What are Blocks?

By: DJ Walker

December 18, 2019

"There are only two hard things in Computer Science: cache invalidation and naming things."

This axiom, attributed to Phil Karlton, resonates with anyone who has spent any amount of time working with software. The post you're currently reading is, in some ways, about the latter problem.

One concept that we were eager to introduce to Tina is something we refer to as Blocks fields. We first introduced this concept in Forestry some time ago, and we think it’s a powerful idea. The challenge with Blocks is that it’s kind of an abstract idea, and thus was tagged with a similarly abstract name.

What are Blocks? To put it succinctly, Blocks refers to a data structure that consists of an array of unlike objects. If you didn’t quite grok that, read on and I’ll do my best to explain why we introduced the Blocks concept to Tina and how it relates to other kinds of fields.

Simple Fields and Compound Fields

The field types we’ve implemented in Tina can be broadly grouped into two categories: simple fields and compound fields. The designation for whether a field is simple or compound has to do with the kind of data that the field represents.

Simple fields are fields for data that can be represented as a single value, like a string or number. In computer science lingo, these are referred to as scalar values. An example of simple fields in Tina would be the text field, color field, or toggle. Even the markdown WYSIWYG can be considered a simple field, in spite of its complex frontend behavior, because the value it exports is just a big block of text.

Compound fields are fields that can’t be represented by a single value. Data exported by a compound field is structured. When saved, a compound field’s data will be represented by a non-scalar data type such as an array or object. Compound fields are fields composed of other fields. The compound fields in Tina include the Group, Group List, and Blocks.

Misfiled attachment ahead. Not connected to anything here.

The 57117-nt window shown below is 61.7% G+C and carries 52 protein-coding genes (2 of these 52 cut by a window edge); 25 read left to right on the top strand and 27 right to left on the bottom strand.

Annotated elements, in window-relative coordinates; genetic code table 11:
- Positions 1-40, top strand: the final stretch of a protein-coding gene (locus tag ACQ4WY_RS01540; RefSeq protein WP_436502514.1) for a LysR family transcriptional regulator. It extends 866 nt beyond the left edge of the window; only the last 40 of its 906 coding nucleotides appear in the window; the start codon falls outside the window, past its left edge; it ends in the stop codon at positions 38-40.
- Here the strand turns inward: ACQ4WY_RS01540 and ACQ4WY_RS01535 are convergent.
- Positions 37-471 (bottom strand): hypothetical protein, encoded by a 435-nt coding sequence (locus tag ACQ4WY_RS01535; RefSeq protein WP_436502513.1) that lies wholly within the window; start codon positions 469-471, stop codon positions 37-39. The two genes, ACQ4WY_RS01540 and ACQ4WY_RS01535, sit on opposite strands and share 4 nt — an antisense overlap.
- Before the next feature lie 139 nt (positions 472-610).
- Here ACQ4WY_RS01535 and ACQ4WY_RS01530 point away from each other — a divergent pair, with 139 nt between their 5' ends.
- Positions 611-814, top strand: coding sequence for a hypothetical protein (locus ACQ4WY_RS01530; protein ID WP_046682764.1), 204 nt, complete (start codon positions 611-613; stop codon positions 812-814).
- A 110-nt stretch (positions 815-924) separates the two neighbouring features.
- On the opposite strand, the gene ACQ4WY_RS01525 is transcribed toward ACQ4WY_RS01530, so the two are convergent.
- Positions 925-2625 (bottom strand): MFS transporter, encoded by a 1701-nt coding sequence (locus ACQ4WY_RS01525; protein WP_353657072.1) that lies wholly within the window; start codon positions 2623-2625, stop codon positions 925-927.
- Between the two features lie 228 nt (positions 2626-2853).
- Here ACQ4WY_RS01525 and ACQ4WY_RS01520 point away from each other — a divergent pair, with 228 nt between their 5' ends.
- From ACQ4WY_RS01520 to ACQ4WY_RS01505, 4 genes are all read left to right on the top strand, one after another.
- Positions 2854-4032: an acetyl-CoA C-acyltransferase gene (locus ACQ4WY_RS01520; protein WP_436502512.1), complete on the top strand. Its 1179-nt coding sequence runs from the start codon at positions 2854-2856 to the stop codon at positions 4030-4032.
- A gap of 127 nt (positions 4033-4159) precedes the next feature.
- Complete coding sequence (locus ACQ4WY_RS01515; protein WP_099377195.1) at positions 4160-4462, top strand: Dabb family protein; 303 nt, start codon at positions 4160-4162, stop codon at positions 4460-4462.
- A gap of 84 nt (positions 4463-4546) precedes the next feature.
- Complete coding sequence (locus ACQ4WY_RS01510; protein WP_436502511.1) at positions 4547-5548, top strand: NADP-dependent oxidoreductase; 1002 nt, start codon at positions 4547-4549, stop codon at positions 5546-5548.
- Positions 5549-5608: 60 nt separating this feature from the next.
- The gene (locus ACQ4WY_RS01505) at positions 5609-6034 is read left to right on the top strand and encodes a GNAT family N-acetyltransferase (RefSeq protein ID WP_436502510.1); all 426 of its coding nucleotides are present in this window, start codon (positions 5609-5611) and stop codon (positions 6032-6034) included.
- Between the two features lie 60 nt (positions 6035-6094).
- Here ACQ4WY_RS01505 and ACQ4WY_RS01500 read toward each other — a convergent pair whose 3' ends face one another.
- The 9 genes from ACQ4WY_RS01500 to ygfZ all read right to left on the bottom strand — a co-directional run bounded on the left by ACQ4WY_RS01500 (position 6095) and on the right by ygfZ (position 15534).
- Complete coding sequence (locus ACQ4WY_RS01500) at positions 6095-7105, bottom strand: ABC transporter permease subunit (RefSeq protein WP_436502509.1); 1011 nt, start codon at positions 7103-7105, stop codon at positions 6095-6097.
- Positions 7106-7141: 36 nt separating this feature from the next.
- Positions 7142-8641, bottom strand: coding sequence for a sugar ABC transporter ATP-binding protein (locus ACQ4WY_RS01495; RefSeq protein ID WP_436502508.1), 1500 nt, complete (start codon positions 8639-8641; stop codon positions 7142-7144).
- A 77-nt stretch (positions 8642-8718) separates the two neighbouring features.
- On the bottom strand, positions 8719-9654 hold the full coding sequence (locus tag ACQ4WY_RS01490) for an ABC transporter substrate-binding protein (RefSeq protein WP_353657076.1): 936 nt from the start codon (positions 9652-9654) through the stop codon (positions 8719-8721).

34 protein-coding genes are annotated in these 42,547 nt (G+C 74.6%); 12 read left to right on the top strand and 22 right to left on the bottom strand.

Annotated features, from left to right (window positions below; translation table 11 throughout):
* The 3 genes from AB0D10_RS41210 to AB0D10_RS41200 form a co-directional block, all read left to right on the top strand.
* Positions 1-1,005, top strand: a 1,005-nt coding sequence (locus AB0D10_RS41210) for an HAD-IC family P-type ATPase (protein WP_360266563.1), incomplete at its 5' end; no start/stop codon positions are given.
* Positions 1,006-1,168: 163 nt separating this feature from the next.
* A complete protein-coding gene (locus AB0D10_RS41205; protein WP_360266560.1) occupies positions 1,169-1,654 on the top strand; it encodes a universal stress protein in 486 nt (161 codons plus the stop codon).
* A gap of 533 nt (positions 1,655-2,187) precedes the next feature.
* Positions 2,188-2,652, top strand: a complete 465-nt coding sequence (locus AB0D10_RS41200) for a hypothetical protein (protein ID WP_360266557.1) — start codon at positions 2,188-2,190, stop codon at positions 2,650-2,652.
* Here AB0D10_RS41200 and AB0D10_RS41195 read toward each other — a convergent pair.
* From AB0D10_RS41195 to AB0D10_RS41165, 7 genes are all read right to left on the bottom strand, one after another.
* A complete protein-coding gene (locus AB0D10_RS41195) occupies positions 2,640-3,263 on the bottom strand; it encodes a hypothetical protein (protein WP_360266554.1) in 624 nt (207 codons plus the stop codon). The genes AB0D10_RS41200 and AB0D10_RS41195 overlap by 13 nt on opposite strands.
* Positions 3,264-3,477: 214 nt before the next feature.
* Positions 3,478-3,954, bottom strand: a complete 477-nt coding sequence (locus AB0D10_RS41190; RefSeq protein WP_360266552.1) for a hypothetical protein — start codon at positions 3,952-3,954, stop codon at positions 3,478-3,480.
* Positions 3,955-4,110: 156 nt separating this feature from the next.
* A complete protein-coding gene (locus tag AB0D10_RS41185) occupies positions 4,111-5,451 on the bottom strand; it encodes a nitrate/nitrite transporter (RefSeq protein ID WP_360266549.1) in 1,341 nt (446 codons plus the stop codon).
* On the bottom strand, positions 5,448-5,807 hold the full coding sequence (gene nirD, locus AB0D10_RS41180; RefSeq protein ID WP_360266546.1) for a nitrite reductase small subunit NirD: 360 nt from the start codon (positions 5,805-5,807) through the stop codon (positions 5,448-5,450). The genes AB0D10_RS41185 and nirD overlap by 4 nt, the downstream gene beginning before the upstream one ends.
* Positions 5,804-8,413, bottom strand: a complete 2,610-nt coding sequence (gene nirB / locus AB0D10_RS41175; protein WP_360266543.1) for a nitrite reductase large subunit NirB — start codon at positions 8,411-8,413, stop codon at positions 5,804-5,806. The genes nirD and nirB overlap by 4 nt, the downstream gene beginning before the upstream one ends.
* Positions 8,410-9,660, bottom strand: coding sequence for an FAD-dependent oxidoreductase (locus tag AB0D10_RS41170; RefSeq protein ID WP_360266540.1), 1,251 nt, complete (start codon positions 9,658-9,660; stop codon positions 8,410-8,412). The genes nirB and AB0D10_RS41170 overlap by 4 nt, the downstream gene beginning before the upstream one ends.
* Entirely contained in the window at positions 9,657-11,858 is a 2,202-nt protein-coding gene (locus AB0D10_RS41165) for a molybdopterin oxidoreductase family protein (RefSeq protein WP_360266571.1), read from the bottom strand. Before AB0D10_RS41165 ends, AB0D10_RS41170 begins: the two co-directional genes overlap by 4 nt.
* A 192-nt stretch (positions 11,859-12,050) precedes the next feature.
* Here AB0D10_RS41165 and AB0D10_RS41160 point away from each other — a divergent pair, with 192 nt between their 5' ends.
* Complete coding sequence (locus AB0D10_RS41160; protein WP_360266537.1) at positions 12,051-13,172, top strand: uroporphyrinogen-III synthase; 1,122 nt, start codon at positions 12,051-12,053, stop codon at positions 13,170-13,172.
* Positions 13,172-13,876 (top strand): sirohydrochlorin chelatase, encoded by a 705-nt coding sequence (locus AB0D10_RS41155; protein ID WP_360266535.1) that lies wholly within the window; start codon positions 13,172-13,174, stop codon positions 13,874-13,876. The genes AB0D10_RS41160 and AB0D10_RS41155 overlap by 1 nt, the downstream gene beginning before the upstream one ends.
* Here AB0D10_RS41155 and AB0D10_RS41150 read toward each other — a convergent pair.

Groups and Group Lists

Tina’s Group field is a collection of simple fields. The fields that comprise a Group field can all be of the same type, or be of different types. Group fields are good for representing a single entity that is comprised of smaller pieces of data.

Consider two ways to store a name in JSON. We could store the full name as a simple string:

{
  "name": "DJ Walker"
}

Alternatively, we could contrive a simple data structure to store the name in a more semantic fashion:

{
  "name": {
    "first": "DJ",
    "last": "Walker"
  }
}

We might use a simple text field in the first case, and a Group of two text fields for the second.

Group Lists

diagram of linked circles

A Group List is similar to the Group field type, with an added dimension. Whereas the Group field represents a single entity, the Group List represents multiple entities.

Let’s say, instead of a single name, we’re storing a list of names like this:

{
  "subscribers": [
    {
      "first": "DJ",
      "last": "Walker"
    },
    {
      "first": "Nolan",
      "last": "Phillips"
    }
  ]
}

We could use a Group List here. All entities in the Group List have the same shape; in other words, each object in the array will have the same keys. This makes the Group List analogous to a two-dimensional data structure, like a spreadsheet or database table:

firstlast
DJWalker
NolanPhillips

Blocks: Like a Group List, But Different

diagram of different shapes linked together

Like the Group List, the Blocks structure represents multiple entities. The difference between a Group List and Blocks is that the Blocks structure supports multiple entities with potentially different shapes. This makes the relationship between entities in a Blocks structure much looser than with a Group List.

What are Blocks Useful For?

In practice, there are a couple use cases uniquely suited to Blocks.

The primary motivation for the Blocks-style data structure was to facilitate a page builder experience. In our Tina Grande starter, a page can be strung together by adding different entities to a Blocks field, each one containing fields that configure a different part of the page.

Another way Grande makes use of Blocks is in its embedded form builder. Like the page builder, Grande approaches forms as a sequence of loosely-related, complex components (in this case, the form fields.)

Give Blocks a Chance

By now, you should have a better sense of what we mean when we talk about Blocks in Tina.

If you want to see a glimpse of what you can do with a blocks-based content strategy, fork Tina Grande and give it a try.

If you still aren't quite sure how the Blocks field works, or want to share some ideas on using Blocks, swing by our community forum and make a post!